Masterful coaches recognize their strengths and weaknesses. They understand the importance of devoting the majority of their time and energy to working in their strengths and either address the gap in their learning or delegate tasks at which they’re less effective to someone else.
And if you’ve not done so already, it’s time to deal with the baggage from your past. Such issues as a lack of self-confidence and poor boundaries are sure to limit your professional and personal success.
Regarding mindset, work with a coach to identify limiting beliefs such as a scarcity versus an abundance mentality.
A scarcity mindset believes there’s not enough to go around, causing us to guard and hoard what we have. It creates destructive and unnecessary competition.
Conversely, an abundance mindset believes there are enough resources and successes to share with others. People with an abundance mindset are “generous experts,” and generally have a high self-worth and security.
Commit to life-long learning and continuous education.
Leaders are readers. Period. If you’re not reading top business books and magazines, you will quickly fall behind and you can come across as irrelevant and outdated. When it comes to gaining new clients, you can’t afford to take that risk.
Remember, perception is reality. How you come across to potential clients is as important as your credentials. Act to come across as the expert that you are.
To start, consider subscribing to these business publications: The Harvard Business Review, Inc. Magazine, Fast Company, and Entrepreneur.
It’s equally important to read leadership books. No time to read leadership books? No problem. Michael Hyatt’s Leaders Book Summaries are excellent and well worth the cost. I’ve subscribed to this for years and can’t begin to tell you how beneficial it’s been.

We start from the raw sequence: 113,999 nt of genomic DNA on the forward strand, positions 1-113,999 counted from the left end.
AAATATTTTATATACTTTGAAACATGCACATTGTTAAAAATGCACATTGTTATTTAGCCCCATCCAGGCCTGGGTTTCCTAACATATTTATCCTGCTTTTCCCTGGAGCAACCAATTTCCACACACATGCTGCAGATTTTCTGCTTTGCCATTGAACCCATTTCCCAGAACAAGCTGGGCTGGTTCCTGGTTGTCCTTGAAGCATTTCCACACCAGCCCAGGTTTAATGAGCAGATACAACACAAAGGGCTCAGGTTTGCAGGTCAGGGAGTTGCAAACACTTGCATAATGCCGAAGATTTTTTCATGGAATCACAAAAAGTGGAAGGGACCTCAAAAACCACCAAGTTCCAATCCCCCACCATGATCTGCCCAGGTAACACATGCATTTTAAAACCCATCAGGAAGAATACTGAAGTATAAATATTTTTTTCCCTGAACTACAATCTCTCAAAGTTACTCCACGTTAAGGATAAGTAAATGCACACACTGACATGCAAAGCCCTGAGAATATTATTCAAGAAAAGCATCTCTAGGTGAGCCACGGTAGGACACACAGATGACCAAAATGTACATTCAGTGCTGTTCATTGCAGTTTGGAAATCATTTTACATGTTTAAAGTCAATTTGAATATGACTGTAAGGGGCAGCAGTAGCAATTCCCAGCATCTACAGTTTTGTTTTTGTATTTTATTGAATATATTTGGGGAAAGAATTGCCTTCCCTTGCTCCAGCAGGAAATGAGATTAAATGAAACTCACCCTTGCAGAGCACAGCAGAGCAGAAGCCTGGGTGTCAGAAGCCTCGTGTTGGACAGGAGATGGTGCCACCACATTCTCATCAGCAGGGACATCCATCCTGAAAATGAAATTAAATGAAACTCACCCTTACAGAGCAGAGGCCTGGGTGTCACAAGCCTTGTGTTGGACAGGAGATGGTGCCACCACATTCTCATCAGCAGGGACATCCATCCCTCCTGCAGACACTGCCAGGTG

Build a life as you build your business.
Living a life that nourishes your soul and fills your emotional tank is just as important as building your business. It’s critical to your success. Unless your tank is full, you will have nothing to give to your clients.
Entrepreneurs who focus on their businesses to the exclusion of everything else often suffer from poor health, depression, anxiety, mood swings, and other illnesses.
As Christian coaches, we must maintain biblical priorities, honoring our commitments to God and our families, stewarding our health, and making time for rest and self-care.
Overwork and striving to build our business in the flesh indicates a lack of trust for God to provide for our needs.
Remember, “Unless the Lord builds the house, they labor in vain who build it.” Truly, these are wise words for us all (Psalm 127:1).
The Road to Coaching Mastery
The road to coaching mastery extends far beyond skills and techniques. It’s about heart and soul. It’s about self-awareness and professional and personal development. And it’s about making intentional choices to do what it takes to get there.
Don’t settle for less than God has for you in any area of your life.
I challenge you to make coaching mastery your goal, and then commit to doing what it takes to get there.
What next steps will you take to become a masterful coach?